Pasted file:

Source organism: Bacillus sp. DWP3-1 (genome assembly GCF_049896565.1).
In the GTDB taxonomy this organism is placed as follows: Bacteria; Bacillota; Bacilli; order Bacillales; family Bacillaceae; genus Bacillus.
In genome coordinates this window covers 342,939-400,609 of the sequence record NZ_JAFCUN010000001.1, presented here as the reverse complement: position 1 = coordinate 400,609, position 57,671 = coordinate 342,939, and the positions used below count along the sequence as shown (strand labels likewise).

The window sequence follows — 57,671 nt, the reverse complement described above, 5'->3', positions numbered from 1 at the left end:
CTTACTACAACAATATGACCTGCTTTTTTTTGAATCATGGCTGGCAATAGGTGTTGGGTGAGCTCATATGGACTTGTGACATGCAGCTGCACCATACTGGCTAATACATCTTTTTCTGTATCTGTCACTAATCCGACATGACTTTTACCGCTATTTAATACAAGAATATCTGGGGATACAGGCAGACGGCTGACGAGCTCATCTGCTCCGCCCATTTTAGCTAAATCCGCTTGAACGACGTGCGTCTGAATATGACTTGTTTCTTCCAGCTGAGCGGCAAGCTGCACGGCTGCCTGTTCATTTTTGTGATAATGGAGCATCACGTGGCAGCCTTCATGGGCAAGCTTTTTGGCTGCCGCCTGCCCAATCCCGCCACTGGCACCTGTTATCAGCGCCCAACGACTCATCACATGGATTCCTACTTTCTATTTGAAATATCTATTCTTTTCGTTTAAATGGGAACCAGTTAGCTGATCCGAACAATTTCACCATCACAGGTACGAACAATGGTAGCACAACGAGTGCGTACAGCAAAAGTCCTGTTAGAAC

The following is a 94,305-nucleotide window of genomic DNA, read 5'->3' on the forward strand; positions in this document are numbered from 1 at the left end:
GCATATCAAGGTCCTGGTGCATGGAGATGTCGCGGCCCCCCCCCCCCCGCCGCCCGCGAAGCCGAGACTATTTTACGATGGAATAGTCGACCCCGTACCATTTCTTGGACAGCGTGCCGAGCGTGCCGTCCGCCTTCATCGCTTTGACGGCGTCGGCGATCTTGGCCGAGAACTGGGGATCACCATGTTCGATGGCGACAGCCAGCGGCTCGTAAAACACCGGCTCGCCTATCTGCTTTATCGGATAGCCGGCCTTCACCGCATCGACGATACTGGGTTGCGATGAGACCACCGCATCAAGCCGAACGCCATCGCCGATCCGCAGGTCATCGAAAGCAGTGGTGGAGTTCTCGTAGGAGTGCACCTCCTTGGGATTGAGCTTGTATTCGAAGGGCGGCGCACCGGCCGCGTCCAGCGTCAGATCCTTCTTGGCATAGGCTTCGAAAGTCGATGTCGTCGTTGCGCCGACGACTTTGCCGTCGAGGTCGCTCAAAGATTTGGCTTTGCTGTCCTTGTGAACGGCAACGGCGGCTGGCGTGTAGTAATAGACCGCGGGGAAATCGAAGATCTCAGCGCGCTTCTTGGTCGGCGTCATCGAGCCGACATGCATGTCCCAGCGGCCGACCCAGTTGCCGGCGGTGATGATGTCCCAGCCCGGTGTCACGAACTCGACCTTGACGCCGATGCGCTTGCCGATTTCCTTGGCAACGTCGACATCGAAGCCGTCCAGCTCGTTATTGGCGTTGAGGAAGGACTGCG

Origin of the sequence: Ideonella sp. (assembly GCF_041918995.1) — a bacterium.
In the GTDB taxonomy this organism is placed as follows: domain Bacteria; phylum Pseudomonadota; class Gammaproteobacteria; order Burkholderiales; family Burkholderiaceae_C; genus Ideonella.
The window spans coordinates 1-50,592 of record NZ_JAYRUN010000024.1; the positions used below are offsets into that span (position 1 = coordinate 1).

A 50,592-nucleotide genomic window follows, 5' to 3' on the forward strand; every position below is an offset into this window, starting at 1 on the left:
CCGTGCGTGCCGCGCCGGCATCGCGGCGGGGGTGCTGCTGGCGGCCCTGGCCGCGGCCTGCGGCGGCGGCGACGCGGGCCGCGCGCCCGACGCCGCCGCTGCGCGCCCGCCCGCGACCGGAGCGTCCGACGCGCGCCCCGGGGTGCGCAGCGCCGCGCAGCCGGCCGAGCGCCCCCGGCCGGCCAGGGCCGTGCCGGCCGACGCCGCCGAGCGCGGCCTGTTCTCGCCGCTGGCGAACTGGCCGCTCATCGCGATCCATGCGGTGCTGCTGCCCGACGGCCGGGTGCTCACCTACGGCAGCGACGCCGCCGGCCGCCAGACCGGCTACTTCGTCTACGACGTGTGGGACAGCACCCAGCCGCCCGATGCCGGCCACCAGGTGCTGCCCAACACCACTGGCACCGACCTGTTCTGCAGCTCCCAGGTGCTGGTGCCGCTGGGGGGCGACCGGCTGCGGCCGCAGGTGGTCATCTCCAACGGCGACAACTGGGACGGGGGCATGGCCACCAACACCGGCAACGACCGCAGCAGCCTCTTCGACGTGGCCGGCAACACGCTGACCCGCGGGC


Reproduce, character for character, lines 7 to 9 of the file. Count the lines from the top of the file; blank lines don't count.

GCATATCAAGGTCCTGGTGCATGGAGATGTCGCGGCCCCCCCCCCCCCGCCGCCCGCGAAGCCGAGACTATTTTACGATGGAATAGTCGACCCCGTACCATTTCTTGGACAGCGTGCCGAGCGTGCCGTCCGCCTTCATCGCTTTGACGGCGTCGGCGATCTTGGCCGAGAACTGGGGATCACCATGTTCGATGGCGACAGCCAGCGGCTCGTAAAACACCGGCTCGCCTATCTGCTTTATCGGATAGCCGGCCTTCACCGCATCGACGATACTGGGTTGCGATGAGACCACCGCATCAAGCCGAACGCCATCGCCGATCCGCAGGTCATCGAAAGCAGTGGTGGAGTTCTCGTAGGAGTGCACCTCCTTGGGATTGAGCTTGTATTCGAAGGGCGGCGCACCGGCCGCGTCCAGCGTCAGATCCTTCTTGGCATAGGCTTCGAAAGTCGATGTCGTCGTTGCGCCGACGACTTTGCCGTCGAGGTCGCTCAAAGATTTGGCTTTGCTGTCCTTGTGAACGGCAACGGCGGCTGGCGTGTAGTAATAGACCGCGGGGAAATCGAAGATCTCAGCGCGCTTCTTGGTCGGCGTCATCGAGCCGACATGCATGTCCCAGCGGCCGACCCAGTTGCCGGCGGTGATGATGTCCCAGCCCGGTGTCACGAACTCGACCTTGACGCCGATGCGCTTGCCGATTTCCTTGGCAACGTCGACATCGAAGCCGTCCAGCTCGTTATTGGCGTTGAGGAAGGACTGCG

Origin of the sequence: Ideonella sp. (assembly GCF_041918995.1) — a bacterium.
In the GTDB taxonomy this organism is placed as follows: domain Bacteria; phylum Pseudomonadota; class Gammaproteobacteria; order Burkholderiales; family Burkholderiaceae_C; genus Ideonella.